Cost optimization, better flexibility and efficient resource management are some of the key factors fueling the growth of Cloud infrastructure. Serverless Computing is another step in this direction.
Serverless Computing, also knows as function as a service (FAAS), is a Cloud-computing model where the Cloud provider completely manages the container that processes the service request. The name “Serverless Computing” is kind of a misnomer. It does not mean that function calls are Serverless, rather it implies that the Cloud provider manages the container that runs the functions. In short, it adds another layer of abstraction to monolithic application development. I personally see this as another step in scaling down the atomic unit of computation. From virtual machines to containers and now a step further where even functions can be hosted on Cloud.
Serverless Computing at times gets confused with micro services architecture. So how does it stand out – micro service is a common interface that any consumer can call to perform a specific task. It internally has functions that may leverage Serverless architecture. Developers can grab these functions on the fly to assemble micro services without provisioning any dedicated resources.
Some commonly used Serverless Computing models are:
- AWS Lambda
- IBM’s OpenWhisk (Open Source)
- Microsoft’s Azure Functions
- Google’s Firebase
Common Use Cases
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Both Startups and mature organizations should consider Serverless Computing architectures during application development or migration in Cloud. Monolithic applications are primary contenders for Serverless Computing. Batch processes that run frequently may not require independent virtual servers. As such they should always be evaluated for Serverless Computing.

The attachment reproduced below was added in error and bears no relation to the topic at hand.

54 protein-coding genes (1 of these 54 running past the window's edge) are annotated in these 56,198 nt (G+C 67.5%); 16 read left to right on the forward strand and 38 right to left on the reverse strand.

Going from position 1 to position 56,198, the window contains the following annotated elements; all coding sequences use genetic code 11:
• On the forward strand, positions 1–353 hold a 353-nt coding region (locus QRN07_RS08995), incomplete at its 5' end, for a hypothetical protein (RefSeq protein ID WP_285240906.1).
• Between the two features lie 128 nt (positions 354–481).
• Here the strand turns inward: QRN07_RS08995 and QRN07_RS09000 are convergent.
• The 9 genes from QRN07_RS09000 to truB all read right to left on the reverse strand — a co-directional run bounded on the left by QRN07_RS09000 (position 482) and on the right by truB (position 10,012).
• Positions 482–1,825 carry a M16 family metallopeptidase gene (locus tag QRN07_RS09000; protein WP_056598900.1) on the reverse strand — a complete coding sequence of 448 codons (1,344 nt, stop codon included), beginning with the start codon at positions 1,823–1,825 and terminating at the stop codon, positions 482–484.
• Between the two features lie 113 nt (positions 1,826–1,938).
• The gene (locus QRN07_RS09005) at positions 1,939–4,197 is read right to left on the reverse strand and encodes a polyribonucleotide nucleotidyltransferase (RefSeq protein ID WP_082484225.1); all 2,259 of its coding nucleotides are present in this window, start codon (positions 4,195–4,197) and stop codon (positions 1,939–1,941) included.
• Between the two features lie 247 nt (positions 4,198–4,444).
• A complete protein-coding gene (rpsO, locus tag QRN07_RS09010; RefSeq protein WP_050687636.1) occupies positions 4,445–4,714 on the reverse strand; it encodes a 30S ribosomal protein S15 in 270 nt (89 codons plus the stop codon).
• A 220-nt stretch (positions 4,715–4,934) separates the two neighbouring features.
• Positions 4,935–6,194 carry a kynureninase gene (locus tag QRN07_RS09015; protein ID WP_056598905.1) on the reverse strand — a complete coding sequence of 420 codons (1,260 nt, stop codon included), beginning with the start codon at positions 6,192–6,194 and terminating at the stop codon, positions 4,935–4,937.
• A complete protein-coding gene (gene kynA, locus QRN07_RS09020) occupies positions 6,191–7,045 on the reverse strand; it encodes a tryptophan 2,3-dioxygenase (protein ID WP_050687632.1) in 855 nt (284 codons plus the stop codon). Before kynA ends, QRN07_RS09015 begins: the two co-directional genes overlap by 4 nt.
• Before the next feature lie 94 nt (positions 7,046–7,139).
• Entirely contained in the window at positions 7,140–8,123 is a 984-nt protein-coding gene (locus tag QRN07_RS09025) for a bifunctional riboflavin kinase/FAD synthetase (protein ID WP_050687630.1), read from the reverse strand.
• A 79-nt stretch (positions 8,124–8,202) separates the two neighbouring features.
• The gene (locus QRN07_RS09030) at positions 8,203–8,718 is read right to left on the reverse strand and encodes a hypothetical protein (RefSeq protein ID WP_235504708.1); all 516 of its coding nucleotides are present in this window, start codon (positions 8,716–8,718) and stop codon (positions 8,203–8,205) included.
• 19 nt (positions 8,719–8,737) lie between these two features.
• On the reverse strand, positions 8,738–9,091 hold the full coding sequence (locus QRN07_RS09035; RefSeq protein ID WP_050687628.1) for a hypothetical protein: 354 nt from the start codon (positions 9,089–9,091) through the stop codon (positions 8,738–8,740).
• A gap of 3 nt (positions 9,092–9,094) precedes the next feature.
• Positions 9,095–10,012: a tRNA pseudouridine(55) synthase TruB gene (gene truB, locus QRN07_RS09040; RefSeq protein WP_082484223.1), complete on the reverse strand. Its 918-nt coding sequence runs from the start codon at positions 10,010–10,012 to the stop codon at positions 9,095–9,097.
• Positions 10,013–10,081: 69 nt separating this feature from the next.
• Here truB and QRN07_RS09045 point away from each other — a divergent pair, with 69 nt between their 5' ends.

Moreover, micro services that leverage common utility functions can also use Serverless Computing platforms. Video Encoders, Online Tutorials and Image Processors are some other use cases for Serverless Computing. “aCloud.guru”, a widely used online AWS training portal, is entirely built using AWS Lambda and S3(Simple Storage Service).
Serverless Computing could be highly cost effective. In most cases you only pay for the lines of codes executed. For Use Cases that qualify, significant savings are expected, as no dedicated virtual servers need to be provisioned.
It furthers resource optimization. Most Cloud platform supports Node.js, Swift, Java and Python. This lets developers focus more on building micro reusable functions. JSON helps with auto serialization and deserialization of function request and response parameters. As such, concerns regarding multi threading and HTTP request processing are alleviated.
While Serverless Computing is great for monolithic application development, not all use cases qualify. In some cases where a particular function sits idle for most of the time, such functions may see performance degradation. This happens because the Cloud provider may choose to shut down dormant processes. For example a Java function may experience JVM restart related latency if it is not being used intermittently. Also, Serverless Computing is not the best option for compute intensive applications as Cloud provider may limit the resources provisioned for Serverless Computing.
Serverless Computing is a step up towards developer’s efficiency. It brings forth developers point of view. Here, virtual infrastructure concerns melt away. Developers now can do what they are expected to do – build software from scratch. Serverless Computing is in its very nascent stages. Organizations are still grappling with efforts tied to Cloud migration. However, as Cloud adoption grows stronger, benefits of Serverless Computing will become more palpable and enticing.